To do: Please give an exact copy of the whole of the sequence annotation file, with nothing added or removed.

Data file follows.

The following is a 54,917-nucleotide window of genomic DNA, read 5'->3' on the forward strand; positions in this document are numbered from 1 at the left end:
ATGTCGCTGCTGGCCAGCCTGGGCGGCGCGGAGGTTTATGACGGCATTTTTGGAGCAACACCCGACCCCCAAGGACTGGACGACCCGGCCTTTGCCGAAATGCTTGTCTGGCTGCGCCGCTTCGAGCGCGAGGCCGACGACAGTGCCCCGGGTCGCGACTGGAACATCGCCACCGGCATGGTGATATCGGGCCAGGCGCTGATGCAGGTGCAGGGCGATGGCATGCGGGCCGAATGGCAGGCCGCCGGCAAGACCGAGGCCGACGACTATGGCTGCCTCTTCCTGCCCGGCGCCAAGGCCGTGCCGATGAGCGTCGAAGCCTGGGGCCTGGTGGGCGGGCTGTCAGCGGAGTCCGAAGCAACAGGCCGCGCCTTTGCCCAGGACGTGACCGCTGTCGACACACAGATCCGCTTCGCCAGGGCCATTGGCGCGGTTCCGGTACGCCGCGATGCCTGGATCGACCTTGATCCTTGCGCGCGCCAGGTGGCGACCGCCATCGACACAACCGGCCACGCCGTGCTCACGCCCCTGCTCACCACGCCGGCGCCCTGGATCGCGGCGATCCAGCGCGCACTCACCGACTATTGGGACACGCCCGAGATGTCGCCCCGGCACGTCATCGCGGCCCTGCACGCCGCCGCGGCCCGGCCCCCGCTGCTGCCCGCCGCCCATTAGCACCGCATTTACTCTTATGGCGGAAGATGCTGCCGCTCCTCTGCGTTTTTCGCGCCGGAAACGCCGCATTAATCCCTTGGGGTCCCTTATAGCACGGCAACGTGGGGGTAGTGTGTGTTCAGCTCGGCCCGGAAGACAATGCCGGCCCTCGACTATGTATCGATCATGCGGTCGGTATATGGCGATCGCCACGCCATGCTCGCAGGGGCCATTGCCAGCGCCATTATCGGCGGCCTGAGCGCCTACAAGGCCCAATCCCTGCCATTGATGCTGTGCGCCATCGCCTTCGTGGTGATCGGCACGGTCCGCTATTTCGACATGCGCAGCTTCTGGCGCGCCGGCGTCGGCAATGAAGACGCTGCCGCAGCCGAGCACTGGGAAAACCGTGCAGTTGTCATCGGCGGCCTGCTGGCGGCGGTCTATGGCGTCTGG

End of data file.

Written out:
The following is a 54,917-nucleotide window of genomic DNA, read 5'->3' on the forward strand; positions in this document are numbered from 1 at the left end:
ATGTCGCTGCTGGCCAGCCTGGGCGGCGCGGAGGTTTATGACGGCATTTTTGGAGCAACACCCGACCCCCAAGGACTGGACGACCCGGCCTTTGCCGAAATGCTTGTCTGGCTGCGCCGCTTCGAGCGCGAGGCCGACGACAGTGCCCCGGGTCGCGACTGGAACATCGCCACCGGCATGGTGATATCGGGCCAGGCGCTGATGCAGGTGCAGGGCGATGGCATGCGGGCCGAATGGCAGGCCGCCGGCAAGACCGAGGCCGACGACTATGGCTGCCTCTTCCTGCCCGGCGCCAAGGCCGTGCCGATGAGCGTCGAAGCCTGGGGCCTGGTGGGCGGGCTGTCAGCGGAGTCCGAAGCAACAGGCCGCGCCTTTGCCCAGGACGTGACCGCTGTCGACACACAGATCCGCTTCGCCAGGGCCATTGGCGCGGTTCCGGTACGCCGCGATGCCTGGATCGACCTTGATCCTTGCGCGCGCCAGGTGGCGACCGCCATCGACACAACCGGCCACGCCGTGCTCACGCCCCTGCTCACCACGCCGGCGCCCTGGATCGCGGCGATCCAGCGCGCACTCACCGACTATTGGGACACGCCCGAGATGTCGCCCCGGCACGTCATCGCGGCCCTGCACGCCGCCGCGGCCCGGCCCCCGCTGCTGCCCGCCGCCCATTAGCACCGCATTTACTCTTATGGCGGAAGATGCTGCCGCTCCTCTGCGTTTTTCGCGCCGGAAACGCCGCATTAATCCCTTGGGGTCCCTTATAGCACGGCAACGTGGGGGTAGTGTGTGTTCAGCTCGGCCCGGAAGACAATGCCGGCCCTCGACTATGTATCGATCATGCGGTCGGTATATGGCGATCGCCACGCCATGCTCGCAGGGGCCATTGCCAGCGCCATTATCGGCGGCCTGAGCGCCTACAAGGCCCAATCCCTGCCATTGATGCTGTGCGCCATCGCCTTCGTGGTGATCGGCACGGTCCGCTATTTCGACATGCGCAGCTTCTGGCGCGCCGGCGTCGGCAATGAAGACGCTGCCGCAGCCGAGCACTGGGAAAACCGTGCAGTTGTCATCGGCGGCCTGCTGGCGGCGGTCTATGGCGTCTGG